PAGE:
Before Lamar Jackson took his first snap of the season, the football world was talking about whether the Baltimore Ravens' quarterback should have taken his team’s last contract offer and whether the lack of a new deal would become a distraction.
Jackson then went out and showed everyone what he’s always focused on this time of year — winning. In Sunday’s season-opening 24-9 victory at the New York Jets, Jackson delivered three big touchdown passes and, more importantly, delivered the Ravens’ first win since Nov. 28.
It didn’t matter that Baltimore began the season without two Pro Bowl players (offensive tackle Ronnie Stanley and cornerback Marcus Peters) as well as its top two running backs (J.K. Dobbins and Gus Edwards). The Ravens had Jackson back, and the former NFL MVP wasn’t thinking about contract talks that got tabled a few days earlier.
"He’s focused on us. He’s focused on the team,” Ravens wide receiver Rashod Bateman said. "We never talk about it. It doesn’t come up for us. We all know it’s there. But we also know we got to play football, and that’s what we focus on.”
Jackson was on point with his downfield passing. He became the first Ravens quarterback in eight years to throw three touchdown passes that traveled at least 15 yards in the air.
His first touchdown pass was a 25-yard strike to Devin Duvernay. This was the smallest passing window — there was 0.11 yards of separation — for any NFL touchdown pass over the past four seasons, according to NFL Next Gen Stats.
Jackson’s last touchdown was a 55-yard toss to Bateman. That was the first time Jackson had completed a throw that went 50-plus yards in the air, according to ESPN Stats & Information.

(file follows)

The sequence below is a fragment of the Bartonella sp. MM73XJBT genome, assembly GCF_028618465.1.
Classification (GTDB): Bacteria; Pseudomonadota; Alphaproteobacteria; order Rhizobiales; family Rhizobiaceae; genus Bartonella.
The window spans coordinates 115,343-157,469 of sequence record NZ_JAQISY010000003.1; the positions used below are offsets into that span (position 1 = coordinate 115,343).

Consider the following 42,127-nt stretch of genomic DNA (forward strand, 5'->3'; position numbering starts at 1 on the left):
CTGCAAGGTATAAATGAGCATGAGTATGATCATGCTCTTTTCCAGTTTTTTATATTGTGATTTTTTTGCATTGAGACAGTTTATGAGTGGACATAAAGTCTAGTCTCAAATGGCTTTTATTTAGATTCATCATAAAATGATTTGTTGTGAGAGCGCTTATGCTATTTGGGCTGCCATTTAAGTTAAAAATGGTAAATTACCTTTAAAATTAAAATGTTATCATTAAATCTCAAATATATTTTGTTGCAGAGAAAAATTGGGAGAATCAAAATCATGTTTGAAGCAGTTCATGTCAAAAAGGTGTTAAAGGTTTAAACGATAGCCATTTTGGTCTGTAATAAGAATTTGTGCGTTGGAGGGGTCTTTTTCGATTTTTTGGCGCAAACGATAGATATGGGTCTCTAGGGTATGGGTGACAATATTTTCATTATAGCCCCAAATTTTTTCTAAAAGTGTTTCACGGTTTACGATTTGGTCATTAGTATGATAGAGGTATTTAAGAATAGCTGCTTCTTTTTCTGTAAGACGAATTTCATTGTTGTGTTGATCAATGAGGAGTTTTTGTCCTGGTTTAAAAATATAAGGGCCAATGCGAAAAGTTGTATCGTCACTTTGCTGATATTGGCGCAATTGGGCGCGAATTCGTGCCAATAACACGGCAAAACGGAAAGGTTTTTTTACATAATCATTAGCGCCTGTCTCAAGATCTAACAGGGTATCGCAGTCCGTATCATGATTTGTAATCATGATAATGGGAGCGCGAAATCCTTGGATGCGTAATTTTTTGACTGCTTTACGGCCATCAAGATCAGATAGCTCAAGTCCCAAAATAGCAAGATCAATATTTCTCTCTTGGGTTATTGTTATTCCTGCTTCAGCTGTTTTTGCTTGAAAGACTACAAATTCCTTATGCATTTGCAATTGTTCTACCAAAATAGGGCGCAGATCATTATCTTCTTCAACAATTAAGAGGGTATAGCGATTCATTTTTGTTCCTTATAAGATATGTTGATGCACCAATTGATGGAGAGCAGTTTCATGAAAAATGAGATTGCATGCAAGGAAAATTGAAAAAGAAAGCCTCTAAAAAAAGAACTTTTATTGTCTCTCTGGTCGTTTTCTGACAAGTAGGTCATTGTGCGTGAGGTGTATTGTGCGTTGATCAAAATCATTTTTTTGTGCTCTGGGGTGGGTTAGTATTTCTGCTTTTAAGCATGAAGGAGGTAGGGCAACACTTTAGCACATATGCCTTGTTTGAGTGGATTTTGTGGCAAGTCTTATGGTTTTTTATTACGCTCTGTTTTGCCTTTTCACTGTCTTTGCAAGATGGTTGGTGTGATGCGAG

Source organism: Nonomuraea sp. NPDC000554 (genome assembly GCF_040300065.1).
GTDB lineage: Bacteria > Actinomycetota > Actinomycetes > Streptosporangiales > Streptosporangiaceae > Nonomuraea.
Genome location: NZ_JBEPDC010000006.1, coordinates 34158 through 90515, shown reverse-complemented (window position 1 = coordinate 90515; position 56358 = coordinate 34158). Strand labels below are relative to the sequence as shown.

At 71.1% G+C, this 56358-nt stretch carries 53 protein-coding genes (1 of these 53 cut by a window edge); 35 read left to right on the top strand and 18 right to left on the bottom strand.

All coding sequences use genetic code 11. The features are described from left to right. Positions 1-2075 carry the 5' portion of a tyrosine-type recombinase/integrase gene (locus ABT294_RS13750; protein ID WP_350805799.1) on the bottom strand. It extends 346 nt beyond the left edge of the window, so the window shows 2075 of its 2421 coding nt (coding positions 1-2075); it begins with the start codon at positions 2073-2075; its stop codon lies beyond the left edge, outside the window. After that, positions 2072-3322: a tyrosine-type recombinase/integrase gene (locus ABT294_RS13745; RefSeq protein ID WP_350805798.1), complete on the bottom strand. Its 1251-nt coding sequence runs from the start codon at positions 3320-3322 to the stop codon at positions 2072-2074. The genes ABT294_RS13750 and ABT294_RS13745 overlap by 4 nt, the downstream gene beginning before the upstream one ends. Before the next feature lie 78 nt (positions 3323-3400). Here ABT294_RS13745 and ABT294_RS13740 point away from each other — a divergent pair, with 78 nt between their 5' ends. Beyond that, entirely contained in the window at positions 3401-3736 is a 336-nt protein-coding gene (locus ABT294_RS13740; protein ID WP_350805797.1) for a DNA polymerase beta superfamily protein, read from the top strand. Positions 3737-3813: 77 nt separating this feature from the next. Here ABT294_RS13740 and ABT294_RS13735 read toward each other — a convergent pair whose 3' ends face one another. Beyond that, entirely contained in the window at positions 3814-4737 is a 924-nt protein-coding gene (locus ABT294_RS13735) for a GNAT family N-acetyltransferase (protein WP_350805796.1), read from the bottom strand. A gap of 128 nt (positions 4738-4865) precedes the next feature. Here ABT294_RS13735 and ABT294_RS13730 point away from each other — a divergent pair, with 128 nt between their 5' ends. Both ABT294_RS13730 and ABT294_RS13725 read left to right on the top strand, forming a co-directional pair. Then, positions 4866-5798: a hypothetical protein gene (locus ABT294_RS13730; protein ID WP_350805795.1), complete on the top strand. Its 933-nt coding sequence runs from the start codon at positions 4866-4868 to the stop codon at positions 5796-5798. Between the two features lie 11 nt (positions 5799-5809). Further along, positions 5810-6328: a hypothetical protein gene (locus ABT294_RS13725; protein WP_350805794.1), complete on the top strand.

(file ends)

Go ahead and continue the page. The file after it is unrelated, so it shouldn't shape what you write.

Ravens coach John Harbaugh was just as impressed with how Jackson handled the offense. He managed the clock. He put teammates in the right spots. He showed poise in the pocket.
"He played a patient, veteran quarterback game,” Harbaugh said. "He was in control of everything. He played a really veteran, winning-quarterback type of a game.”
It was only eight months ago when the Ravens ended a disappointing season on a six-game losing streak. In 2021, the Ravens couldn’t overcome the loss of Jackson, who missed the final four games with a left ankle injury.
By getting Baltimore on the winning track again Sunday, Jackson became the fifth quarterback in the Super Bowl era to win at least 38 of his first 50 starts. Jackson trails only Patrick Mahomes and Ken Stabler, both of whom won 40 of their first 50 starts.
Ravens rookie center Tyler Linderbaum said he didn’t see any indication during pregame that Jackson was distracted.
"No. I think we were about beating the Jets,” Linderbaum said. “He's an awesome player. He's fun to play in front of. So anytime you can block for him, it's pretty special."
On Sunday morning, sources told ESPN’s Chris Mortensen and Adam Schefter that Jackson turned down the Ravens’ five-year extension offer worth over $250 million with $133 million guaranteed at signing. Sources added that team officials balked at Jackson’s desire to have a fully guaranteed deal, similar to the one given to Deshaun Watson, which led to the Ravens announcing Friday that talks had been suspended until the end of the season.
After Sunday’s game, Jackson told ESPN’s Dianna Russini that he turned down an offer that included guaranteed money between $160 million and $180 million.
Asked if he’s “going to ride it out all year,” Jackson told Russini with a smile, “We’ll see.”